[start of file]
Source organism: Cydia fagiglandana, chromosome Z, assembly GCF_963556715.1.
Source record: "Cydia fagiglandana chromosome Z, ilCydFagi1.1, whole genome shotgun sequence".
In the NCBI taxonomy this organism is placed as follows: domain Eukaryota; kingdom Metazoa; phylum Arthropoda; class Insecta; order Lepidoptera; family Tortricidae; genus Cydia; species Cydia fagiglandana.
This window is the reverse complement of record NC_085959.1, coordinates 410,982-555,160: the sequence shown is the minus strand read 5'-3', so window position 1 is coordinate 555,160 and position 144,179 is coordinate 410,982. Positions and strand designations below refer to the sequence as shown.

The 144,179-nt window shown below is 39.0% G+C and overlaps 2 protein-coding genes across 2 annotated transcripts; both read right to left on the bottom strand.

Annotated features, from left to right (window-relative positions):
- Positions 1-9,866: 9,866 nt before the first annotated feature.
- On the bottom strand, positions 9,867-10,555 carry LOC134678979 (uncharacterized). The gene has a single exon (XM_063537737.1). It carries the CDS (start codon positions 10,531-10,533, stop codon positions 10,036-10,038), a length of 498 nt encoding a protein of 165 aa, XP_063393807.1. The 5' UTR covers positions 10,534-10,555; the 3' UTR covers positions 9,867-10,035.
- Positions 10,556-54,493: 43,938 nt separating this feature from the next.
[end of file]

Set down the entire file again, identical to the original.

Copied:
Source organism: Cydia fagiglandana, chromosome Z, assembly GCF_963556715.1.
Source record: "Cydia fagiglandana chromosome Z, ilCydFagi1.1, whole genome shotgun sequence".
In the NCBI taxonomy this organism is placed as follows: domain Eukaryota; kingdom Metazoa; phylum Arthropoda; class Insecta; order Lepidoptera; family Tortricidae; genus Cydia; species Cydia fagiglandana.
This window is the reverse complement of record NC_085959.1, coordinates 410,982-555,160: the sequence shown is the minus strand read 5'-3', so window position 1 is coordinate 555,160 and position 144,179 is coordinate 410,982. Positions and strand designations below refer to the sequence as shown.

The 144,179-nt window shown below is 39.0% G+C and overlaps 2 protein-coding genes across 2 annotated transcripts; both read right to left on the bottom strand.

Annotated features, from left to right (window-relative positions):
- Positions 1-9,866: 9,866 nt before the first annotated feature.
- On the bottom strand, positions 9,867-10,555 carry LOC134678979 (uncharacterized). The gene has a single exon (XM_063537737.1). It carries the CDS (start codon positions 10,531-10,533, stop codon positions 10,036-10,038), a length of 498 nt encoding a protein of 165 aa, XP_063393807.1. The 5' UTR covers positions 10,534-10,555; the 3' UTR covers positions 9,867-10,035.
- Positions 10,556-54,493: 43,938 nt separating this feature from the next.